Sunday, February 2, 2014

Hub Chronicles 2: Internet Information Danger

It was drama day. I had few counselees but several were on an emotional high. I consider it a weird day at the hub when I get 3 girls who burst into tears and 2 of them hugging me:

Female counselee #1: Six weeks ago she noted flat "rashes" on her palms and soles. No pain, no itchiness, just flat redness. Like any tech savy individual she turned to the internet and searched for conditions that "fit" her symptoms. She found Secondary Syphilis but instead of confirming with a doctor she accepted the information as her "diagnosis" and suffered in worry and shame (even if she knew she didn't have any risk factors) for 6 weeks before finally deciding get herself tested.

Female counselee #2: Currently in a stable relationship but had a past relationship with someone from another country. She read in the internet about the high incidence of HIV in that country and started to worry. She read about the signs and symptoms of HIV+ persons and began to "feel" those symptoms herself until she was convinced she was HIV+. Several weeks later, she got tested.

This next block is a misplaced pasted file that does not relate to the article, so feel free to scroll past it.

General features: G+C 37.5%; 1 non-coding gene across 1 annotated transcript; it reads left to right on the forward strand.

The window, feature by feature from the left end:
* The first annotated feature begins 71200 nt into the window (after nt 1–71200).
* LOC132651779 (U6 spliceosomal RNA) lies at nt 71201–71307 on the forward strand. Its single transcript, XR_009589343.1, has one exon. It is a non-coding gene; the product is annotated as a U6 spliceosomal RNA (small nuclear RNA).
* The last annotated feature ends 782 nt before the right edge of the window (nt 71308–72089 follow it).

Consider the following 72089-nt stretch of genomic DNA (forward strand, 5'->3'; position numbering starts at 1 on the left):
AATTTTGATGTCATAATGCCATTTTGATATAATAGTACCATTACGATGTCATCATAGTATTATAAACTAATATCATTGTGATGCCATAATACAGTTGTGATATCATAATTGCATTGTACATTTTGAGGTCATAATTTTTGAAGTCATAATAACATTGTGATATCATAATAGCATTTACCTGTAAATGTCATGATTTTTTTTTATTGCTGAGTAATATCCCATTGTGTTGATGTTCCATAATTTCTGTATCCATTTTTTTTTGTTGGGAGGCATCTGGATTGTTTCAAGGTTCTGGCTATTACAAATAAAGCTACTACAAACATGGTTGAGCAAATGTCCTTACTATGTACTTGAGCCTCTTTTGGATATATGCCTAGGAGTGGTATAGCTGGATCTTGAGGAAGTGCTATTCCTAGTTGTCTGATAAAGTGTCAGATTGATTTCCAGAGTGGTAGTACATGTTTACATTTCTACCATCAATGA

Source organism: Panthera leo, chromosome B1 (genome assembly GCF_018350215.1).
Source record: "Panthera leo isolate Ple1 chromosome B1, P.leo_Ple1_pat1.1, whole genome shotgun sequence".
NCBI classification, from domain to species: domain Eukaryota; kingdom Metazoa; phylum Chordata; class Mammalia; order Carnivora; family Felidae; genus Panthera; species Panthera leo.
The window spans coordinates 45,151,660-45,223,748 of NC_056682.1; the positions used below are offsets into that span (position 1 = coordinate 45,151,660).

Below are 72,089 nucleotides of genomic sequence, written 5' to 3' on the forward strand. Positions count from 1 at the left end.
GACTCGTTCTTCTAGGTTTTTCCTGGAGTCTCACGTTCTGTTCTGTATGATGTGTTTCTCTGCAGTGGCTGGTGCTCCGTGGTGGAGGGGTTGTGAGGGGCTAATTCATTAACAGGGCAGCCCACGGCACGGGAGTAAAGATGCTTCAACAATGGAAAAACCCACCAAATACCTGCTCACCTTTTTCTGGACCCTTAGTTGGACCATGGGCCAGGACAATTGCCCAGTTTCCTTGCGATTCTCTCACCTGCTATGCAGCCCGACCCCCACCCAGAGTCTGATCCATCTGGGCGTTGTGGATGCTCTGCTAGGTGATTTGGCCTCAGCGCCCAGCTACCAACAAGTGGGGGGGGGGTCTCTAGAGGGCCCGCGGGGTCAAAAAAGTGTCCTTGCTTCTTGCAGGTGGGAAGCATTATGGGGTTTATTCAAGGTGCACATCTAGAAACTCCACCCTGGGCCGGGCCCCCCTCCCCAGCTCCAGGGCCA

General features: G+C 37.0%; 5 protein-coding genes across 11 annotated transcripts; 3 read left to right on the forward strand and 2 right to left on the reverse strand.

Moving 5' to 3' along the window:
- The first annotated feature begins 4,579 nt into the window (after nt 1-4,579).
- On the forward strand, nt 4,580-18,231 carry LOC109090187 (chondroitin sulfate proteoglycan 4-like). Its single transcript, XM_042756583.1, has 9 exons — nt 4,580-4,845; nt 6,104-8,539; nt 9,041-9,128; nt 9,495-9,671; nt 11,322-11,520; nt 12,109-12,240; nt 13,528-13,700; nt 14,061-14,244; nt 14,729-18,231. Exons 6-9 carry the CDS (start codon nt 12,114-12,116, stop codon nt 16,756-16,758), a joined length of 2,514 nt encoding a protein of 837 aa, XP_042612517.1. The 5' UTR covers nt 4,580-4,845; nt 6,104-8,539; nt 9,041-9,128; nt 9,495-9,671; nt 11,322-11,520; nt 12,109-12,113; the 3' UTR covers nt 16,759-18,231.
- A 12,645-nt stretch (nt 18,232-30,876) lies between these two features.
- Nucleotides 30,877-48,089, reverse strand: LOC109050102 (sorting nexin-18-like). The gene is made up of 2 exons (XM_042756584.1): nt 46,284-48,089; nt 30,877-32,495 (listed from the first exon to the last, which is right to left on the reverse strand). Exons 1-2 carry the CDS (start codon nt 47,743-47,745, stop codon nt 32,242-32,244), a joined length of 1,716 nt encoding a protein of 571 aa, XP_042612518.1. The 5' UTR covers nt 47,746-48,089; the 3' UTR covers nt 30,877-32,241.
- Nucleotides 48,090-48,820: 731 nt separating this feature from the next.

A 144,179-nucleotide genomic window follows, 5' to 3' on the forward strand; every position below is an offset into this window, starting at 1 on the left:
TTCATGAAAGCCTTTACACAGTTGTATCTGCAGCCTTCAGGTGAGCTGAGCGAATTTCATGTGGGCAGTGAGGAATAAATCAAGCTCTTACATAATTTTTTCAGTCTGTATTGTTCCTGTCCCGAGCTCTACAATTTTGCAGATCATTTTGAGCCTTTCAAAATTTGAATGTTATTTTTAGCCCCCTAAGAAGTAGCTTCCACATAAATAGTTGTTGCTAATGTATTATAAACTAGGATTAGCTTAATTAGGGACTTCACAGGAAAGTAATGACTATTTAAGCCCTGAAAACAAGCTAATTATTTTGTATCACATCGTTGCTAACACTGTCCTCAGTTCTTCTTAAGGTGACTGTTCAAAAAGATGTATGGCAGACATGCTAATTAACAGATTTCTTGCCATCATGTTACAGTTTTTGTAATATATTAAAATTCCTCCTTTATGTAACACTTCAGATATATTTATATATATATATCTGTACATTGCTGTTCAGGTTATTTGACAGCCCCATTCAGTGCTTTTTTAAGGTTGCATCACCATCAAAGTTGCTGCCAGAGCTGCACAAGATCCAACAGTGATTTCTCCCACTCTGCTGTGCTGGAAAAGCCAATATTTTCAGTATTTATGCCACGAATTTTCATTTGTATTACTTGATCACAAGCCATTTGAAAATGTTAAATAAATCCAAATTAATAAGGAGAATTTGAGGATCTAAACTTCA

Female counselee #3: she works in another country. One day she noticed several nodes on both sides of her neck. She consulted a doctor and the suspicion was TB. A blood test was requested (this was in another country) which came out negative. She was convinced that it was a false negative result so she searched the internet for reasons why that blood test would come out falsely negative and she focused on one - HIV - and she accepted that she had it. She applied for an extended vacation leave and came home. She knew she was loyal and her partner swore his loyalty, too. For 3 months she lived with the fear and worry of what HIV would do to her and what it would mean for her family. Then she got tested.

The Internet is great source of information (and I wish I had this much access when I was in Med School).


Information, especially medical information has to be placed in context. Nothing in Medicine is absolute. If you think you have something, check the internet and if you find something, go to a doctor for confirmation. Never diagnose yourself solely by information found in the internet even if you are in the medical field. Even doctors loose their objectivity when treating themselves or close family members.

And, if you think you have a sexually transmitted infection. Get tested NOW.

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